The country of Columbia is assigned the country code top-level domain ".co" and regulates the use of all domain names ending in ".co", such as the domain http://www.google.com. For the first time, Columbia is opening the availability of ".co" domains to the public and permitting companies and individuals around the globe to register and use these domains. This is significant because ".co" websites are a common destination for internet users mistyping website addresses ending in top-level domains such as ".com", "co.uk", ".ca", and "co.au". For example, it is estimated that 15,000 internet users per day unintentionally visit http://www.google.com.
Between April 26, 2010 and June 10, 2010, trademark owners around the globe are able to pre-register domain names ending in ".co" containing their brand names and to prevent these domains from being made available to the general public. To qualify, the trademark owner must own a valid trademark registration in a recognized jurisdiction (a registration in the United States Patent and Trademark Office, for example), issued before July 30, 2008. The pre-registered domain name must be identical to the registered trademark. However, if the registered trademark consists of multiple words or a phrase (i.e. "Google Books"), the trademark owner will be able to pre-register the phrase in multiple formats (http://books.google.com/). In the event two trademark owners own qualifying registrations for the same trademark, an auction will be conducted to determine the owner.
For qualifying trademark owners, this is a key opportunity to own a valuable ".co" domain containing their trademark for the minimal cost of registration. Perhaps more importantly, it is also an opportunity to prevent others ("cybersquatters") from registering their brand names and using those brand names to divert internet traffic away from the trademark owners in a manner that is misleading and harmful to the trademark owners. If cybersquatting is discovered at a later date, the cost of taking domains away from the cybersquatter can be higher than the cost of registering valuable domains containing trademarks in the first instance.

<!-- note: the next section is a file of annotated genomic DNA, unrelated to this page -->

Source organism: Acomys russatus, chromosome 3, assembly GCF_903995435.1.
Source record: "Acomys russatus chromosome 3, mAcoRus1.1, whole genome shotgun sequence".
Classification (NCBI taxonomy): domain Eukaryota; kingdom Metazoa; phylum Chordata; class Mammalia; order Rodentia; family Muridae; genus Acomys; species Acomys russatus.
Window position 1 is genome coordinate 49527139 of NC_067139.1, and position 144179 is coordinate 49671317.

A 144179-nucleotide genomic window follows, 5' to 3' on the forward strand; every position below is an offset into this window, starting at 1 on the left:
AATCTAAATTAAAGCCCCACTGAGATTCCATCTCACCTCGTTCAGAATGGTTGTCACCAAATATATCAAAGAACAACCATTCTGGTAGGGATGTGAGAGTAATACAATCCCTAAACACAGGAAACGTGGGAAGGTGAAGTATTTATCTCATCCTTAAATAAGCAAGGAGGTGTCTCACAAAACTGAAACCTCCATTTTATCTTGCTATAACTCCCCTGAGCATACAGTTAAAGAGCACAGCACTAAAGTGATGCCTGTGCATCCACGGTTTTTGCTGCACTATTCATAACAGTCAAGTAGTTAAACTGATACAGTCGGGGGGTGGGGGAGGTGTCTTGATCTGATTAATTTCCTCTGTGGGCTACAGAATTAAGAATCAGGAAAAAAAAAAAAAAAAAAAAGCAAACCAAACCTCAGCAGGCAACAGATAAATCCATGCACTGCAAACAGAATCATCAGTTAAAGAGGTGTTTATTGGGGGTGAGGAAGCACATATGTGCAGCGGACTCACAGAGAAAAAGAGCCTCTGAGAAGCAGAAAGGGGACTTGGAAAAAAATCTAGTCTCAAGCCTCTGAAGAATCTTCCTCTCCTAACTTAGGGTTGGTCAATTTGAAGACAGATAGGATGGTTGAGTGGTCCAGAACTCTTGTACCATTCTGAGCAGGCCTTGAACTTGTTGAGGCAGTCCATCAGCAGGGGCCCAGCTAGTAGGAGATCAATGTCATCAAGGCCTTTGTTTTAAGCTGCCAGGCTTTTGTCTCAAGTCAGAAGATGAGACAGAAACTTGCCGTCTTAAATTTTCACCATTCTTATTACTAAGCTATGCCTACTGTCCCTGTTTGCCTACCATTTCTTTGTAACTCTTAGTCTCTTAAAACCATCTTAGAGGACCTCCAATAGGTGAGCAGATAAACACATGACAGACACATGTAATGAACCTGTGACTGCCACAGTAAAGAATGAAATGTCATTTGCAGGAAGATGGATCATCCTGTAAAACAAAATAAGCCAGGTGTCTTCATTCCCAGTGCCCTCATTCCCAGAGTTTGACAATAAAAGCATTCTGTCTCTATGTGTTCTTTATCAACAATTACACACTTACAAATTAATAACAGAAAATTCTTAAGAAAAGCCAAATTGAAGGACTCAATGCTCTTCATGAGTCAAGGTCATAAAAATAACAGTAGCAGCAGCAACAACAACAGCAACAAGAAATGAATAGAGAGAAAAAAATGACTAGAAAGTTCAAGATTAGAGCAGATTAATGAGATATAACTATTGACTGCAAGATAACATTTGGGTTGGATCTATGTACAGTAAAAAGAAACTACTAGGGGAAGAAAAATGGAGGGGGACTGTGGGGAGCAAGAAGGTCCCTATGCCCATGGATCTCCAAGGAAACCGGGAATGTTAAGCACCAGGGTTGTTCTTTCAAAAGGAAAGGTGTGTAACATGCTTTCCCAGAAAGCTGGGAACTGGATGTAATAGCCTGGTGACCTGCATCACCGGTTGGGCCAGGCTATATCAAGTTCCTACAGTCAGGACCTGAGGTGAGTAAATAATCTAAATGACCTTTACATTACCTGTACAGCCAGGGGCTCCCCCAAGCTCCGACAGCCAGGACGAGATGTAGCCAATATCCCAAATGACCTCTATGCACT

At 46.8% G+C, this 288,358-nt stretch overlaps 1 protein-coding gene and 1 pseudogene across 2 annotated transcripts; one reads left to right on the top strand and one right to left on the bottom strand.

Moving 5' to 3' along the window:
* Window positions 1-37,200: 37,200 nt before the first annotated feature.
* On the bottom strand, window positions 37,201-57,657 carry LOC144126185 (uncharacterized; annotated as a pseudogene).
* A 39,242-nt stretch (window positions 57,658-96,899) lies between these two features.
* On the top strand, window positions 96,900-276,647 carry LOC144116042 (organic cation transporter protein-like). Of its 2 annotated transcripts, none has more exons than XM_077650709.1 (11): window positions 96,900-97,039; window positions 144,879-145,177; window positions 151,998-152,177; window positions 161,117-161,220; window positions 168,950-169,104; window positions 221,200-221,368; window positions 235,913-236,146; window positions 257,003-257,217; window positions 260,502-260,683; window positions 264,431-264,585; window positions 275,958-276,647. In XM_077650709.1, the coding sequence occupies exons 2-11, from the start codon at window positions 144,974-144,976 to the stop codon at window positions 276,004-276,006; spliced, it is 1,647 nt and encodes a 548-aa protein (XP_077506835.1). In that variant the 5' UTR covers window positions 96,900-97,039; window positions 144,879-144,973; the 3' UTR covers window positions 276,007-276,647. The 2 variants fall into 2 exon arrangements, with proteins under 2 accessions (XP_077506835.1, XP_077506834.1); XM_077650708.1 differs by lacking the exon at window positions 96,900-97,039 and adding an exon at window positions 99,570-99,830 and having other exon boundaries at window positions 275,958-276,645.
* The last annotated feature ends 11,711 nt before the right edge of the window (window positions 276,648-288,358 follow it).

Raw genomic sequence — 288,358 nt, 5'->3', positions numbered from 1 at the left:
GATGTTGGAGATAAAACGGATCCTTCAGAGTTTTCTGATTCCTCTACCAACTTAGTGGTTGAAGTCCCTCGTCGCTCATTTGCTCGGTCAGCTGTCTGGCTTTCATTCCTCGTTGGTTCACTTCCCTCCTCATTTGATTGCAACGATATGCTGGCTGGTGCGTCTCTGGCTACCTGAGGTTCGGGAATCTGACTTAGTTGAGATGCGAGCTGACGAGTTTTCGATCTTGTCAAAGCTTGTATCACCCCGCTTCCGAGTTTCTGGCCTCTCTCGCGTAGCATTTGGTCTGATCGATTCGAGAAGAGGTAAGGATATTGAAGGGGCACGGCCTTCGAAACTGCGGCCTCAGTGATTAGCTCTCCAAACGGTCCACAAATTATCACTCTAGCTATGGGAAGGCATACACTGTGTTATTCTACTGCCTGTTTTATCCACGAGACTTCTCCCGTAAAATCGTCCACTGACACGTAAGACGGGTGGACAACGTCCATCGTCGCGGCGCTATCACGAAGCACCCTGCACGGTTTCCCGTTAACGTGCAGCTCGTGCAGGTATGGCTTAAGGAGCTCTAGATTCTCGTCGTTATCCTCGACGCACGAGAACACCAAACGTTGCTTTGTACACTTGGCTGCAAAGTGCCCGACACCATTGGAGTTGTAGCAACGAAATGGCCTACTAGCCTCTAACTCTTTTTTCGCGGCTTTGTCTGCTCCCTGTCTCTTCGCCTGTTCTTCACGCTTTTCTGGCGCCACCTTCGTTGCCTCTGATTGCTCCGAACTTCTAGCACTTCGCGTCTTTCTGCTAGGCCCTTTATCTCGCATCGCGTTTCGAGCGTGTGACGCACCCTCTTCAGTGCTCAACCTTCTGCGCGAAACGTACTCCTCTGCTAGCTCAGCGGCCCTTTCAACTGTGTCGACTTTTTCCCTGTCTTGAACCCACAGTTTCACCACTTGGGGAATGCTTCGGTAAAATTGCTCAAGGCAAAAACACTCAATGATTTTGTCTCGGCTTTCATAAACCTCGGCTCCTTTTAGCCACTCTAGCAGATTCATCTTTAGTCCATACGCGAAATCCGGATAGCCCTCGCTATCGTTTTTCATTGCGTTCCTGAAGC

For trademark owners that own unregistered trademarks, trademark applications, or trademark registrations issued after July 30, 2008, they can still register a ".co" domain name containing their trademark as early as June 21, 2010, when the domains are more publicly available. They should also be vigilant regarding the potential for cybersquatting at ".co" domains, particularly given the likely popularity of the new ".co" domains and the potential for confusion with ".com" domains.
For more information regarding the ".co" pre-registration program, or for questions about whether you qualify for participation in this program, please feel free to contact Alexis Arena or any member of the Intellectual Property Practice Group at Flaster/Greenberg PC.
Trademark, Copyright and Internet Practice
Members of Flaster/Greenberg's Intellectual Property Practice Group have expertise in areas of trademark, copyright, and unfair competition strategic counseling, litigation, licensing, and prosecution matters. These matters include trademarks, trade dress, product configuration, unfair competition, trade secrets, copyrights, false advertising, and Internet-related intellectual property issues. They have experience combating cybersquatting around the globe and have successfully won rights to domains in domain dispute proceedings before the World Intellectual Property Organization, the National Arbitration Forum, and the Hong Kong International Arbitration Forum. Our attorneys practicing trademark, copyright and internet law advise clients on how online trademark infringement can be monitored and prevented.